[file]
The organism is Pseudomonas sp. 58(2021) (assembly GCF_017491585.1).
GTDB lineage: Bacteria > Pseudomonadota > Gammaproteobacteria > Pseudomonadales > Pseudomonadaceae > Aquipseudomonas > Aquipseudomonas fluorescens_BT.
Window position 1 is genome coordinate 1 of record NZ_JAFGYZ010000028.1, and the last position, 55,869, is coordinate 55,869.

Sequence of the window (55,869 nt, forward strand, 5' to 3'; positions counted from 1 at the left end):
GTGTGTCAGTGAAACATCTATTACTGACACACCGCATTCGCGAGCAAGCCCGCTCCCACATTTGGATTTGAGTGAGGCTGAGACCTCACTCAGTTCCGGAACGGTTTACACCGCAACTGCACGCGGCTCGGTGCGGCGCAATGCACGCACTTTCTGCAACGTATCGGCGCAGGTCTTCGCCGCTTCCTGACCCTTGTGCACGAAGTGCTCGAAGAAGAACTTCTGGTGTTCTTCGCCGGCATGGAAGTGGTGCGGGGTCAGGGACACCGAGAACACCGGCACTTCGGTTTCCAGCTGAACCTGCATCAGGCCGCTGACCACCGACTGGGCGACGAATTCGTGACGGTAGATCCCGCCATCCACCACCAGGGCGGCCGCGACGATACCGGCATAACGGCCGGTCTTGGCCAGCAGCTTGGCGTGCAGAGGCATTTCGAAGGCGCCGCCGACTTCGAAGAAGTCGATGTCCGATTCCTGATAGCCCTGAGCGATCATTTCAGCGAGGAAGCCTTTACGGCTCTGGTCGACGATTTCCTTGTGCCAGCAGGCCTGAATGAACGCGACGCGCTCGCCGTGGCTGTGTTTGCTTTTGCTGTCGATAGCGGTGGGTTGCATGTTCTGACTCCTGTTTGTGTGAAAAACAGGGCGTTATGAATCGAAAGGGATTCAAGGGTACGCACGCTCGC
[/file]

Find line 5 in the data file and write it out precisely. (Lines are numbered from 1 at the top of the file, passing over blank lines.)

GTGTGTCAGTGAAACATCTATTACTGACACACCGCATTCGCGAGCAAGCCCGCTCCCACATTTGGATTTGAGTGAGGCTGAGACCTCACTCAGTTCCGGAACGGTTTACACCGCAACTGCACGCGGCTCGGTGCGGCGCAATGCACGCACTTTCTGCAACGTATCGGCGCAGGTCTTCGCCGCTTCCTGACCCTTGTGCACGAAGTGCTCGAAGAAGAACTTCTGGTGTTCTTCGCCGGCATGGAAGTGGTGCGGGGTCAGGGACACCGAGAACACCGGCACTTCGGTTTCCAGCTGAACCTGCATCAGGCCGCTGACCACCGACTGGGCGACGAATTCGTGACGGTAGATCCCGCCATCCACCACCAGGGCGGCCGCGACGATACCGGCATAACGGCCGGTCTTGGCCAGCAGCTTGGCGTGCAGAGGCATTTCGAAGGCGCCGCCGACTTCGAAGAAGTCGATGTCCGATTCCTGATAGCCCTGAGCGATCATTTCAGCGAGGAAGCCTTTACGGCTCTGGTCGACGATTTCCTTGTGCCAGCAGGCCTGAATGAACGCGACGCGCTCGCCGTGGCTGTGTTTGCTTTTGCTGTCGATAGCGGTGGGTTGCATGTTCTGACTCCTGTTTGTGTGAAAAACAGGGCGTTATGAATCGAAAGGGATTCAAGGGTACGCACGCTCGC